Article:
What’s happened to RTE’s Other Voices?

St. James church in Dingle, co. Kerry.

What’s going on with the once great Other Voices? The first episode in this the 16th season began exactly as you would have expected, with BBC Radio 1 dj Annie Mac delivering an intro promising music from the likes of Perfume Genius (reviewed earlier here) and Django Django, with reports and footage from festivals in Berlin, Belfast and at the Electric Picnic.

The usual heady mix then of left of field, broadly indie fare mixed with the best in Irish music, and all set against the picture postcard-perfect backdrop of a church in Dingle. But that intro, it transpired, was for the series, not for the episode at hand which was considerably less auspicious.

Ibeyi, from Paris via Cuba.

First up were Picture This, who hail from Athy. If you’ve ever passed through Athy, you’ll know that at its centre sits Shaws, the drapers where every local mother brings her son and daughter to get fitted out for their first holy communion, conformation and debs. And which famously ran an ad declaring, gloriously, “Shaws, almost nationwide!” Which is all the more delightful in its refusal of the obviously correct “nearly nationwide”.

Had it been penned by a beard in Williamsburg it would quite rightly have been hailed as a brilliantly biting deconstruction of what advertising copy is supposed to do. Let’s just assume that’s exactly what was intended by whoever came up with it here. Well, Picture This sound exactly what you’d expect a band from Athy to sound like.

Wyvern Lingo.

Next up were a couple of numbers from Sigrid, an oh so earnest Swedish would-be teen queen whose dreary synth pop is obviously going down a storm with the pre-tweens, and who was clearly as surprised to find herself on stage singing as we were to see here performing on it. No doubt she’ll have a host of hilarious stories to tell her class mates once she goes back to college to finish her degree in architecture or interior design, before settling down to bring up her kids.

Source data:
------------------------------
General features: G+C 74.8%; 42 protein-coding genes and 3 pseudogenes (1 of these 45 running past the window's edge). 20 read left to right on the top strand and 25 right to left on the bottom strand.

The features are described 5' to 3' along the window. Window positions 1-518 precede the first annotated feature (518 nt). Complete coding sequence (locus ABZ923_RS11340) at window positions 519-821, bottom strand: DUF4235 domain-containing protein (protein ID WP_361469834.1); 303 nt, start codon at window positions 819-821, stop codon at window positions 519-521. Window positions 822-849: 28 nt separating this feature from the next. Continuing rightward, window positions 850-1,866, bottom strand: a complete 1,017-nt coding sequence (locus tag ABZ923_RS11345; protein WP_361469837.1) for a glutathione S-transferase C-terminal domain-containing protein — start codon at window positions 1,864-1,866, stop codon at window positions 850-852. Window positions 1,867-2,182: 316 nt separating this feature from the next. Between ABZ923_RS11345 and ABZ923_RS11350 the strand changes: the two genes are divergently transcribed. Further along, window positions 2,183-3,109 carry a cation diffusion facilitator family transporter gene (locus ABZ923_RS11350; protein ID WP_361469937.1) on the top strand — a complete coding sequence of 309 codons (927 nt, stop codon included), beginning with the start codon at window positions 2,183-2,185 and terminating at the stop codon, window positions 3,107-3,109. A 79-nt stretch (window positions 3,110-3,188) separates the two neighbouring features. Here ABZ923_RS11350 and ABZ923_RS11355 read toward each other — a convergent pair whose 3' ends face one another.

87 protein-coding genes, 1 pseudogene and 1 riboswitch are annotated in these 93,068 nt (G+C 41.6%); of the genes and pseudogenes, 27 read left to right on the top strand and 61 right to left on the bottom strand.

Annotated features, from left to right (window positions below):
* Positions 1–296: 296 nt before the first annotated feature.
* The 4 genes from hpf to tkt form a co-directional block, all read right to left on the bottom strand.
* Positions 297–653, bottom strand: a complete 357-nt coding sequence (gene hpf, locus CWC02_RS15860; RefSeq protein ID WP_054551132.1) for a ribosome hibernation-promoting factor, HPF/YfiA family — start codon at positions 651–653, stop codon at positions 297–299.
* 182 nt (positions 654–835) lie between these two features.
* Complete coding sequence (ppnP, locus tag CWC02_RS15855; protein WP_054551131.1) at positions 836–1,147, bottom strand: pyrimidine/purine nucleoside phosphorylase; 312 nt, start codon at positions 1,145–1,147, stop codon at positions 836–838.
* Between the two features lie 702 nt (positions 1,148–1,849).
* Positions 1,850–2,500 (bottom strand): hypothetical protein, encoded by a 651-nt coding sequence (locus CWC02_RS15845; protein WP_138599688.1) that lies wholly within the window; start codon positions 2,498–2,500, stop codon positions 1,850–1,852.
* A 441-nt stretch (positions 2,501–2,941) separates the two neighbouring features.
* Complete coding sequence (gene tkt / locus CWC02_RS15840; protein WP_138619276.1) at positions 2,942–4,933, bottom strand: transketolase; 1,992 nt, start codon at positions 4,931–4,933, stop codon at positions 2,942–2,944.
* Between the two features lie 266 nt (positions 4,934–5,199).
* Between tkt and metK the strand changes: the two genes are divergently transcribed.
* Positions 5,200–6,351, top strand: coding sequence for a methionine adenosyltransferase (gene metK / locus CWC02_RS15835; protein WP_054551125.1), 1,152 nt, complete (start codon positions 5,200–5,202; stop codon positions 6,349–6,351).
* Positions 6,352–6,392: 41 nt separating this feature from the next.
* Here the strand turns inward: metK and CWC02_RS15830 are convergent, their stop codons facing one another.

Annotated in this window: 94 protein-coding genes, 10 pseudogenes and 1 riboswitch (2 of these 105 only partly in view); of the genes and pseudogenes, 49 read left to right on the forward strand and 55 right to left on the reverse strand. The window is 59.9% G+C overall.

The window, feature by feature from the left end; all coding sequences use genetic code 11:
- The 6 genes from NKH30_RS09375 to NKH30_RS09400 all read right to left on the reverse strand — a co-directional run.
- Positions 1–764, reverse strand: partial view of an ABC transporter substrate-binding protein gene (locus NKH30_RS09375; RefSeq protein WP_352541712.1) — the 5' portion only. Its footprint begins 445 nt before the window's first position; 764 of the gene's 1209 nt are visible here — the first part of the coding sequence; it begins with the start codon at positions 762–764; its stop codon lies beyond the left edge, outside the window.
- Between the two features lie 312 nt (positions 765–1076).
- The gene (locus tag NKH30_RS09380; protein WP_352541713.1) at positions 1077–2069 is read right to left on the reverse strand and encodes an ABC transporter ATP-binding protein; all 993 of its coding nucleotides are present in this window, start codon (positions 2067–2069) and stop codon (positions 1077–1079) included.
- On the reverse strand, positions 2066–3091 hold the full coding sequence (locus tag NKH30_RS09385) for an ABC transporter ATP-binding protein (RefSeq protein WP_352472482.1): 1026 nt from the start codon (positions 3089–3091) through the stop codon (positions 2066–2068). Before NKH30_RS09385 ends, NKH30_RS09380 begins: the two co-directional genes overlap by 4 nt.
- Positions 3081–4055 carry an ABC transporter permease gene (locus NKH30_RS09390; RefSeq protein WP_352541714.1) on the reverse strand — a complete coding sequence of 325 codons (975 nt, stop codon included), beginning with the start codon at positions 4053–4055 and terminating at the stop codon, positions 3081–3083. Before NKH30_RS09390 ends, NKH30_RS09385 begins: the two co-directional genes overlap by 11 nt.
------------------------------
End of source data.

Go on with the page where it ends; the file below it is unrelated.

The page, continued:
After the break we had a couple of songs from Wyvern Lingo, a genuinely compelling trio from Bray who set their mellifluous melodies to glitchy indietronica, very much in the mode of Sylvan Esso – who themselves are made up of one part of Mountain Man, who Wyvern Lingo were compared to when they started out.

Katie Kim performs at the RTE Choice Music Prize 2016, by Kieran Frost

After that, we were given a haunting performance from singer songwriter Maria Kelly, and it looked as if the programme was back on track. But immediately after that it was up to Belfast, and who did they find to record there? Only Picture This. And, sure enough, after Belfast it was back to Dingle we were treated to no fewer than four further tracks from Athy’s finest, and another three from Sigrid, the very much not Stina Nordenstam.

So three quarters of the programme was devoted to a pair of young-fogey, pub-rockers from the midlands, and the least threatening Swedish chanteuse you’ll ever hear.

There’s nothing wrong with devoting three quarters of your programme to just two acts, so long as the acts in question merit that attention. If the focus had been on, say, Katie Kim (reviewed here), Lisa Hannigan, Brigid Mae Power or Rejji Snow from these shores, or, from further afield, on the likes of Cigarettes After Sex, Ibeyi (reviewed here) or Car Seat Headrest (reviewed here). Or, most obviously of all, if they’d turned the show on its head, and given three quarters of it to Wyvern Lingo and Maria Kelly, and just the 20 minutes to Picture This and Sigrid.

Car Seat Headrest’s brilliant Teens of Denial.